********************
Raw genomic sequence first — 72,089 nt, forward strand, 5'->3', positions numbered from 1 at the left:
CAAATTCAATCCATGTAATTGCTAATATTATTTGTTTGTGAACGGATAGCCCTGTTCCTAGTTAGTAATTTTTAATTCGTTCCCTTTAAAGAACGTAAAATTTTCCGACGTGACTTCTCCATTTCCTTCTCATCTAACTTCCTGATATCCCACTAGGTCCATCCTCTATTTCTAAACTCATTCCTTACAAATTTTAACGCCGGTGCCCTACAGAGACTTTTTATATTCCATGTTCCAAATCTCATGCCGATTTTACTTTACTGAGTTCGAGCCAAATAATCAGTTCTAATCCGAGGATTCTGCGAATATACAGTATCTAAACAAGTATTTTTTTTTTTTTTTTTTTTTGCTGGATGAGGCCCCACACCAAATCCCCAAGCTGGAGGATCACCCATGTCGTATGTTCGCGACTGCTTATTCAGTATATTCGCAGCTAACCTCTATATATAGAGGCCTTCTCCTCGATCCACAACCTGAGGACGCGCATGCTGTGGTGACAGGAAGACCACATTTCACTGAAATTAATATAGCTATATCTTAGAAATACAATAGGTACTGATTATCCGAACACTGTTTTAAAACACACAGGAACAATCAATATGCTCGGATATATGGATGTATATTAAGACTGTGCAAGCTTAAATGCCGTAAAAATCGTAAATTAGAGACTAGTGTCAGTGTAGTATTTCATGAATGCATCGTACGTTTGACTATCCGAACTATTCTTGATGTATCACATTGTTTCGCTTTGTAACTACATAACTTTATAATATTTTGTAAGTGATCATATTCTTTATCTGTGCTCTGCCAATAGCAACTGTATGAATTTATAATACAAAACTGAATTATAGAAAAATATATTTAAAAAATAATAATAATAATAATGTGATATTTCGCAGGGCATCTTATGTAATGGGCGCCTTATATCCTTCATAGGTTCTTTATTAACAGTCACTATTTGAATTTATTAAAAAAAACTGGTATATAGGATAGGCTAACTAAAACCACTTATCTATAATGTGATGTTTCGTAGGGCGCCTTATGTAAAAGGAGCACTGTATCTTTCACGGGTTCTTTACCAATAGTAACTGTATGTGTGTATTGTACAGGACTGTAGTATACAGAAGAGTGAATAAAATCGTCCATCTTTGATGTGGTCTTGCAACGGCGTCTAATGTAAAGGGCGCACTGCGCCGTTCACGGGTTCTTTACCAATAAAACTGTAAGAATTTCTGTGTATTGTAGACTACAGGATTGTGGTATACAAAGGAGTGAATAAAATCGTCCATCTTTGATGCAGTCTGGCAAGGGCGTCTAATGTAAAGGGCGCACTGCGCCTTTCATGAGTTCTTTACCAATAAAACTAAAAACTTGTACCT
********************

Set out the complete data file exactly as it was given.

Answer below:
Raw genomic sequence first — 72,089 nt, forward strand, 5'->3', positions numbered from 1 at the left:
CAAATTCAATCCATGTAATTGCTAATATTATTTGTTTGTGAACGGATAGCCCTGTTCCTAGTTAGTAATTTTTAATTCGTTCCCTTTAAAGAACGTAAAATTTTCCGACGTGACTTCTCCATTTCCTTCTCATCTAACTTCCTGATATCCCACTAGGTCCATCCTCTATTTCTAAACTCATTCCTTACAAATTTTAACGCCGGTGCCCTACAGAGACTTTTTATATTCCATGTTCCAAATCTCATGCCGATTTTACTTTACTGAGTTCGAGCCAAATAATCAGTTCTAATCCGAGGATTCTGCGAATATACAGTATCTAAACAAGTATTTTTTTTTTTTTTTTTTTTTGCTGGATGAGGCCCCACACCAAATCCCCAAGCTGGAGGATCACCCATGTCGTATGTTCGCGACTGCTTATTCAGTATATTCGCAGCTAACCTCTATATATAGAGGCCTTCTCCTCGATCCACAACCTGAGGACGCGCATGCTGTGGTGACAGGAAGACCACATTTCACTGAAATTAATATAGCTATATCTTAGAAATACAATAGGTACTGATTATCCGAACACTGTTTTAAAACACACAGGAACAATCAATATGCTCGGATATATGGATGTATATTAAGACTGTGCAAGCTTAAATGCCGTAAAAATCGTAAATTAGAGACTAGTGTCAGTGTAGTATTTCATGAATGCATCGTACGTTTGACTATCCGAACTATTCTTGATGTATCACATTGTTTCGCTTTGTAACTACATAACTTTATAATATTTTGTAAGTGATCATATTCTTTATCTGTGCTCTGCCAATAGCAACTGTATGAATTTATAATACAAAACTGAATTATAGAAAAATATATTTAAAAAATAATAATAATAATAATGTGATATTTCGCAGGGCATCTTATGTAATGGGCGCCTTATATCCTTCATAGGTTCTTTATTAACAGTCACTATTTGAATTTATTAAAAAAAACTGGTATATAGGATAGGCTAACTAAAACCACTTATCTATAATGTGATGTTTCGTAGGGCGCCTTATGTAAAAGGAGCACTGTATCTTTCACGGGTTCTTTACCAATAGTAACTGTATGTGTGTATTGTACAGGACTGTAGTATACAGAAGAGTGAATAAAATCGTCCATCTTTGATGTGGTCTTGCAACGGCGTCTAATGTAAAGGGCGCACTGCGCCGTTCACGGGTTCTTTACCAATAAAACTGTAAGAATTTCTGTGTATTGTAGACTACAGGATTGTGGTATACAAAGGAGTGAATAAAATCGTCCATCTTTGATGCAGTCTGGCAAGGGCGTCTAATGTAAAGGGCGCACTGCGCCTTTCATGAGTTCTTTACCAATAAAACTAAAAACTTGTACCT